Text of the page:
A great tip to learning Tongan is comparing bible passages in English & Tongan. Kids learn Tongan by reciting bible verses and hymns durnig Faka-Mē or White Sunday in May which is a great way to pick up vocabulary. Here is a visual of a well known bible passage Matthew 7:7-8. Simply compare the verse and recite by heart and you will add to your vocabulary. For more Tongan bible passages share and let me know you like them.
‘Oku ‘oatu ‘ae popoaki talamonū faka kilisimasi ko eni kiate kimoutolu kotoa pe ʻi he tapa ʻo e koloape. ‘Ofa ke mou ma’u ha Kilisimasi fiefia mo faka’ofo’ofa ‘o hangē ko ho’omou feitu’u faka’ofo’ofa pea tauange ke tau ‘inasi ‘i he fiefia tatau ʻi hono fakamanatua ‘o e ‘aho ‘Alo’i.
‘Ofa lahi atu meiate au Hema Fifita mo ʻeku siʻi famili masiva
Beautiful songs need to be shared. Sing-a-long. There is always a lot more appreciation when you know the words and the meaning behind it. Blessed Sunday to you all.
1. Te u hiki ‘a hoku le‘o – I will raise my voice up high Ke fai ‘atu ‘a e fakamālō – To give you thanks Lea pē ‘eku hiva’ – The only words of my song are Mālō Sīsū ‘a ho’o ‘ofa – thank you Jesus for you love/ kindness 2. ‘Alu ai ‘eku manatu – My memories wonders to Sīsū he ‘aho’ na’a’ke ui ai au – that day that you called me Jesus Talu ai ‘eku fakapapau – Since then I have decided for Christ Ko au eni ‘eiki fai mai ha‘o fekau – Here I am Lord give me your bidding 3. Pehe ange mai ‘e au, ‘oku malava – I wish that it be possible Ka ‘oku ‘ikai ha lea ia ‘e fe‘unga – but there are no words enough Ke tala atu Sīsū ‘oku hounga – to tell you Jesus I appreciate ‘A e ‘ofa’ kuo u ‘a‘usia – the love I have come to know
This is the story of how Fuaʻamotu got the nickname, the white horse. Ko e tala eni ʻo e hoosi teaʼ ʻa ia ko e hingoa fakateneteneʼ ʻa Fuaʻamotu.
Fuaʻamotu, a town in Tongatapu has the unusual nickname of hoosi tea’ which means the white horse. According to oral stories, this name came about during the time of Tungi vaivai, either the father or grandfather of Queen Saloteʼs husband, Tungī Mailefihi. He had a brother who lived in Fuaʻamotu and who would often ride his white horse to visit Tungī vaivai in Mu’a. On one of these occasions, Tungī vaivai heard the trotting steps of a horse and he asked his minders who was that trotting towards them.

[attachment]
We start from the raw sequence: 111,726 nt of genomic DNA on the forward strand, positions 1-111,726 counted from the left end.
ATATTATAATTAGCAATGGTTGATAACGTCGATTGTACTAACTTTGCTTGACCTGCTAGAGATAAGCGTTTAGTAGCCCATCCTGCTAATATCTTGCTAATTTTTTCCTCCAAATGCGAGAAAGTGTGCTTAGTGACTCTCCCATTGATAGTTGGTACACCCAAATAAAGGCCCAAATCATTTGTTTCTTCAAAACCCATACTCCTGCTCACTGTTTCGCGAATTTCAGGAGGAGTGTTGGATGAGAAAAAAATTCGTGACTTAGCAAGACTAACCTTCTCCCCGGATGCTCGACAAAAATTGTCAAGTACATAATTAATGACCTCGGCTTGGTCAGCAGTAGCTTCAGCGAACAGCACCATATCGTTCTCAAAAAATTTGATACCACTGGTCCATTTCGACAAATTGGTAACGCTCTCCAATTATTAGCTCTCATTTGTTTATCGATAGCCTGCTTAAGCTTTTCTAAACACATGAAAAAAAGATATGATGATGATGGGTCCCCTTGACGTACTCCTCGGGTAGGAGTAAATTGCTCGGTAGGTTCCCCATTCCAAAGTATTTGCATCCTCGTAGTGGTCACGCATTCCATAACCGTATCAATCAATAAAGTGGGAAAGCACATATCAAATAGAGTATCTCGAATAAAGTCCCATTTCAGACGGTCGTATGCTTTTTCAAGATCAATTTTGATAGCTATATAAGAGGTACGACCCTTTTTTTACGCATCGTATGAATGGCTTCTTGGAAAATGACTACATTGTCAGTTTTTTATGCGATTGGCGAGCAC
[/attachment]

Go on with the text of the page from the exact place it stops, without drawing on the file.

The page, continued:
Ko hai ‘ena ‘oku patupatū mai? his people replied “Ko e hoosi teaʼ”
Who is that trotting towards us? his people replied, it is the white horse. That is how Fuaʻamotu came to be known as ʻThe white horseʼ town.
Ko e tala ʻo e hoosi teaʼ
Ko e hingoa fakateneteneʼ ʻa Fuaʻamotu ne faʻu ia he taimiʼ ‘o Tungī vaivai ʻa ia ko e tamaiʼ pe ko e kuiʼ ʻa Tungī Mailefihi. Naʻe nofo ha tangataʻeiki ʻi Fuaʻamotu pea naʻaʼne faʻa ʻaʻahi ange ki Muʻa ʻo vakaiʻi ʻene taʻokete ko Tungī vaivaiʼ. ʻI he ʻaho e taha ne fanongo ʻa Tungī vaivai ki he patupatū ʻo pehe ʻange ki heʻene kau tauhi “Ko hai ʻena ʻoku patupatū mai?” Ne tali e kau Muʻa “Ko e hoosi teaʼ”. Aʻu ki he ʻahoʼni kuo ʻiloa hingoa fakatenetene ʻa Fuaʻamotu ko e hoosi teaʼ.
(Anyone who wants to correct my Tongan composition please feel free to do so.)
First of our Tongan slang series: Tamani comes from the word Tama = child or boy and Tama’ni meaning this boy. In slang however it is used as an interjection that means oh boy, man! wow, gee. An interjection is an abrupt remark or a side interruption. Or an exclamation esp. as a part of speech, e.g., ah! or dear me!.
I’ve always used the shorter version of tamani which is simply mani and I often say mani ē followed by a whole lot of laughter!
Tamani, faka’ofo’ofa ‘aupito ‘a e kofu ‘o Sinitalela. Man! Cinderella’s dress is beautiful.
Mani ē! sio ‘atu ki he fefine’ mo ‘ene vala. Oh wow look at the lady and her clothes.